The Invisible Cities initiative offers tourists the chance to walk the streets of Britain’s best cities with people who truly call them home; homeless tour guides who are trained to take you off the beaten track and straight to the heart of their towns.
Edinburgh is one of the UK’s most recognisable cities. From the moment your train pulls into Waverley’s glass structure, the inevitable smell of rain on the Scottish capital’s trademark grey stone lets you know you’ve arrived, as you meander up the Royal Mile.
Take the tour, as you’ve never known it before:
You think you know Edinburgh. You can conjure the taste of Innis & Gunn in the Old Town pubs and the feel of tartan in gift shops presided over by people with lilting accents who live and work in tall terraced houses nestled between Arthur’s Seat and Edinburgh Castle.
But as he pounded the pavement on his Crime and Punishment themed tour, Sonny Murray, a Glasgow-born guide told UNILAD he probably knows Edinburgh better than you because he slept rough here for years.
The Scottish capital is synonymous with crime, punishment and the ghosts of the past. Sonny should know.
After becoming homeless at a young age, he’s been on the receiving end himself, resorting to crime to survive and serving time in Her Majesty’s Prison Edinburgh for the trouble.
While the modern criminal justice system leaves much to be desired, Sonny jokes it could be worse.
Sonny’s tour – which he’s been leading for Invisible Cities‘ two years of operation – begins at Maggie Dickson’s pub with the incredible true story of how the fish hawker known as Half-Hangit Maggie survived a public execution in the early 1700s.
In Edinburgh of old, petty criminals – often from the homeless community – were more commonly abused in a brutal and public manner to provide a means of deterrent to so-called vagrants for disturbing the peace.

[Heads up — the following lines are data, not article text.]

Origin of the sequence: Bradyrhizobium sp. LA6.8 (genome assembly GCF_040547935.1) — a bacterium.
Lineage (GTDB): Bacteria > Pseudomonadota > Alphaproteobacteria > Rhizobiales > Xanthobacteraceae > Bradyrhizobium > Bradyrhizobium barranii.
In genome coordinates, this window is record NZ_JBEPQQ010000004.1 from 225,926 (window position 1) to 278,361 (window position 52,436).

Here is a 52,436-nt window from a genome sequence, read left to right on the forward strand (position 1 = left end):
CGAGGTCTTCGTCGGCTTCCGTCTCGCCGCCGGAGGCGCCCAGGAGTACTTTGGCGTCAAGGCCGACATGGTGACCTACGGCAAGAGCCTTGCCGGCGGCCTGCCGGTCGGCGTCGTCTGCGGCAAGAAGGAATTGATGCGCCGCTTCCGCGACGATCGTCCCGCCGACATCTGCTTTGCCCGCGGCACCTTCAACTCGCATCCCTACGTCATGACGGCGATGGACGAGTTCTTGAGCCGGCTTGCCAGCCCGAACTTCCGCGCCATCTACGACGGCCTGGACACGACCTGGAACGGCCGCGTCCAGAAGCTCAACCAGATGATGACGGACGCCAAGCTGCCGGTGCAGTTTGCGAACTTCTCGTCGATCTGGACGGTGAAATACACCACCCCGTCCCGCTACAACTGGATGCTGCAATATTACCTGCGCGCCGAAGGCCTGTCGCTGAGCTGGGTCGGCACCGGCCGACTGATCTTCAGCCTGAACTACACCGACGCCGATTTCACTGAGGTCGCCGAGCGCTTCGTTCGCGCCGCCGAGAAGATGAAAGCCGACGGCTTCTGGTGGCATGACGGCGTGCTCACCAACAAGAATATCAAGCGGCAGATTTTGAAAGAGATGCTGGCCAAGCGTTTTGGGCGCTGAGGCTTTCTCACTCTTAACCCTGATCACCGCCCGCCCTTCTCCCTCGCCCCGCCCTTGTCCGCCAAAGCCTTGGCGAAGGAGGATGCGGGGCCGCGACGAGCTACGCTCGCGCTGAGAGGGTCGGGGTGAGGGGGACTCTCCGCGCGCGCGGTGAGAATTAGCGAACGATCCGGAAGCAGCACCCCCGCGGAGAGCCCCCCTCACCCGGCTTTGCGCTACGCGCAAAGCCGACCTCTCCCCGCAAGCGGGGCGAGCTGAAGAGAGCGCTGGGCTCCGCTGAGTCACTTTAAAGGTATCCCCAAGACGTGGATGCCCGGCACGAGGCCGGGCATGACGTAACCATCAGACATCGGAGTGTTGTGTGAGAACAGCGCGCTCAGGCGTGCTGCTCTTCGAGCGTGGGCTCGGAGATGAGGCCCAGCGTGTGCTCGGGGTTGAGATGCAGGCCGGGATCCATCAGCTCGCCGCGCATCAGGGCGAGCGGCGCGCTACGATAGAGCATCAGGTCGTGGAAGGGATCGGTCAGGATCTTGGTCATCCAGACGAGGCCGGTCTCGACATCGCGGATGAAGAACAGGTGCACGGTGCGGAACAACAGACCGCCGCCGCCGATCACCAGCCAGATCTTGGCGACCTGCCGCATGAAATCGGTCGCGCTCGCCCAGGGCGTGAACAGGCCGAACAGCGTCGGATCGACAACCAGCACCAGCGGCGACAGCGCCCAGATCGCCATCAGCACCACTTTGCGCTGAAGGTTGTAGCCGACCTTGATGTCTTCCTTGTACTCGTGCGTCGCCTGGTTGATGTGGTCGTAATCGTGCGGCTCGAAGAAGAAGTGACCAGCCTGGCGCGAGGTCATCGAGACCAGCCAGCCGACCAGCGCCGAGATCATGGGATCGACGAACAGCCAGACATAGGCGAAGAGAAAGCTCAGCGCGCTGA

Hearing the stories of abuse from Sonny, a heroin addict in recovery, is a particularly poignant perspective.
Along the way, Sonny revisits Deacon Brody, the character who inspired Jekyll and Hyde, and Burke and Hare’s bodysnatching at Greyfriars Kirkyard cemetery, where you’ll also learn about the Covenanters and the first concentration camp in history.
But, Sonny tells UNILAD, his own criminal days are over and his fascination with Edinburgh’s dark past is voyeuristic. He is now off the streets and living in housing with his girlfriend, Biffy – also a formerly homeless Invisible Cities tour guide – and their daughter, Charlotte.
Biffy, 27, runs a tour called The Paths of Inspirational Women in Edinburgh.
So, Sonny says it’s important for him to also take tourists to the many social enterprise projects which help vulnerable people like he once was; after all, projects like Invisible Cities have a part to play in the journey.
A harsh reality, crime and punishment followed by rehabilitation and a better life for Sonny and his family, you might say.
Dotted between the city’s picture postcard viewpoints and friendly pubs are the headquarters of various homeless support organisations – from Streetwork UK to Access Point and Shelter.
There’s also the Serenity Café, the UK’s first addiction recovery cafe, by way of the Grassmarket Community Project, a social enterprise which is home to Invisible Cities.
Enterprises like Trusty Paws also look out for the pets of homeless people in Glasgow:
So, Sonny makes these stops on his tour, he says:
There are problems in this city with homelessness and that, but I like to point out the places that help people in Edinburgh.